Hrabe's jumping bristletail (Machilis hrabei)
Photo by Nikola Szucsich
Contact: Oliver Niehuis
Size (or size of nearest relative):
Keywords (and why important):
Representative of Archaeognatha: the jumping bristletail (Machilis hrabei) lives in rocky areas, feeding on lichens and mosses. Many scientists assume that Archaeognatha most likely look like the last common ancestor of all Hexapoda.
Archaeognatha have an interesting mating behavior: their spermatophores are typically deposited on carrier-threads, which are taken up by females after a proceeding and often complicated courtship behavior.
Archaeognatha are critical for understanding the evolutionary origin of Hexapoda (e.g., terrestrialization), the evolutionary origin of wings (ancestral condition in Archaeognatha), and the evolution of direct sperm transfer (ancestral condition in Archaeognatha).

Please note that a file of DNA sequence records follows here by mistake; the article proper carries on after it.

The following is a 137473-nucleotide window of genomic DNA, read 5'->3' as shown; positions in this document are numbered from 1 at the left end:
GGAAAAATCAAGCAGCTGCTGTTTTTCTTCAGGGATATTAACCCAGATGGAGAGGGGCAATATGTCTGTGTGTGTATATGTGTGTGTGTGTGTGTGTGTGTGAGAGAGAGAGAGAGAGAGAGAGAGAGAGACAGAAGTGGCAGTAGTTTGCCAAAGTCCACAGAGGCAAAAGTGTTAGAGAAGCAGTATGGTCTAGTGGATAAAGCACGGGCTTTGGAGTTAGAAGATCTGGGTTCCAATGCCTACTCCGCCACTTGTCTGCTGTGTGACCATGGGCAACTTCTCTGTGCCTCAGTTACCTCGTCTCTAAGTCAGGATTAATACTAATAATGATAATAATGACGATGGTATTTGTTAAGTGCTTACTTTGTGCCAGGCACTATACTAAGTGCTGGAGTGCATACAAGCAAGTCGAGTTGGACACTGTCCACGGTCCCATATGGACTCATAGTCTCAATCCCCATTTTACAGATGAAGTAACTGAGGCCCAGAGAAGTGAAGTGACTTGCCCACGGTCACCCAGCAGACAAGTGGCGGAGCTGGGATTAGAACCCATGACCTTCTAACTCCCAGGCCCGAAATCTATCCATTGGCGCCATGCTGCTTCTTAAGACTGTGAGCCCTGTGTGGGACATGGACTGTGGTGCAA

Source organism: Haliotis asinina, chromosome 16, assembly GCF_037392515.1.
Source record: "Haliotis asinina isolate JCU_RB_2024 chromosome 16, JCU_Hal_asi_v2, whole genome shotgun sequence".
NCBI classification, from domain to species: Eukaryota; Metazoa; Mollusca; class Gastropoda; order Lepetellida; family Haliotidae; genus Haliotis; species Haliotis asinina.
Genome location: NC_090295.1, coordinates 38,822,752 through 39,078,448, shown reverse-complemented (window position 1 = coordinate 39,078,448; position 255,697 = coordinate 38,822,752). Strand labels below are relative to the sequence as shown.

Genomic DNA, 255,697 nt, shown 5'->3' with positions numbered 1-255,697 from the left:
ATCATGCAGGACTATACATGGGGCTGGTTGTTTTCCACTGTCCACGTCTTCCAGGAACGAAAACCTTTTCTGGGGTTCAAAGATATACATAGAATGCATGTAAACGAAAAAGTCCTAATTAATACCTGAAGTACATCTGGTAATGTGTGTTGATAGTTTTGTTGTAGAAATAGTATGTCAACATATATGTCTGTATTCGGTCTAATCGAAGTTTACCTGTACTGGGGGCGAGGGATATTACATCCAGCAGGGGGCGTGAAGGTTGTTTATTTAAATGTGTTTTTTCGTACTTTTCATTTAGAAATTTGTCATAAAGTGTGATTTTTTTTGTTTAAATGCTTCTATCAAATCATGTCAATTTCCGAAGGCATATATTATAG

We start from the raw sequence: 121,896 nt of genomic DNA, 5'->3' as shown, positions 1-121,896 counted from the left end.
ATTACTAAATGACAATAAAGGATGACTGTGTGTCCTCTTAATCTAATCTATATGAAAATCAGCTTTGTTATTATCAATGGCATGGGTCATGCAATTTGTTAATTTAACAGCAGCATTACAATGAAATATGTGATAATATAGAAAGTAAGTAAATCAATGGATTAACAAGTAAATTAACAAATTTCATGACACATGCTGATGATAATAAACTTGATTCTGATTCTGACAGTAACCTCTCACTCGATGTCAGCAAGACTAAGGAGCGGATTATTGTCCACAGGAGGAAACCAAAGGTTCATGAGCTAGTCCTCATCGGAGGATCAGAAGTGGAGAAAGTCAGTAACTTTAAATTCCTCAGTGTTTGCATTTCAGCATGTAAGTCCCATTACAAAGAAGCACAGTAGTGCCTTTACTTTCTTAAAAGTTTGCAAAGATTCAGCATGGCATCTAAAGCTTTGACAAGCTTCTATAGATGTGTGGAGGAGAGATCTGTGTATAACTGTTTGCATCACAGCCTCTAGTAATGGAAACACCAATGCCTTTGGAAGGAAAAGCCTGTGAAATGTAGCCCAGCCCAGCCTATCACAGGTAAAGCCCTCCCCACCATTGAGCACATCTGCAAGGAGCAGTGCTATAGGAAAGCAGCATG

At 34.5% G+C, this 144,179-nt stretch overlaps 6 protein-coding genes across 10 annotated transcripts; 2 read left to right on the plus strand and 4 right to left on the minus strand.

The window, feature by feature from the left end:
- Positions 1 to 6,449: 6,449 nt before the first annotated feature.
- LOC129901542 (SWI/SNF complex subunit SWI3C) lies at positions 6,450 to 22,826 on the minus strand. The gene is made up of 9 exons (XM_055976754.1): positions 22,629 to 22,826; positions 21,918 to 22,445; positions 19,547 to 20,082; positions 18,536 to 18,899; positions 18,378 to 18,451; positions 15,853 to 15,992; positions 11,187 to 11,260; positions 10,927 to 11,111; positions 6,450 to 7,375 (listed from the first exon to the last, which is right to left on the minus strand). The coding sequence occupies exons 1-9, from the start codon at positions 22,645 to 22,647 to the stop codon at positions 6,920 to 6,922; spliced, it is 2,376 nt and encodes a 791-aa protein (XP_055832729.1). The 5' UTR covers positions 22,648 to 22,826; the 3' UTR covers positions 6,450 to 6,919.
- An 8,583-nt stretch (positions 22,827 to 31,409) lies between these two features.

For the most current version of the assembly, please use 'NCBI BioProject' (find link below). If the assembly is unavailable in the BioProject page (it is still being worked on), you can look under the 'BCM-HGSC data' (find link below) for intermediate versions of the assembly.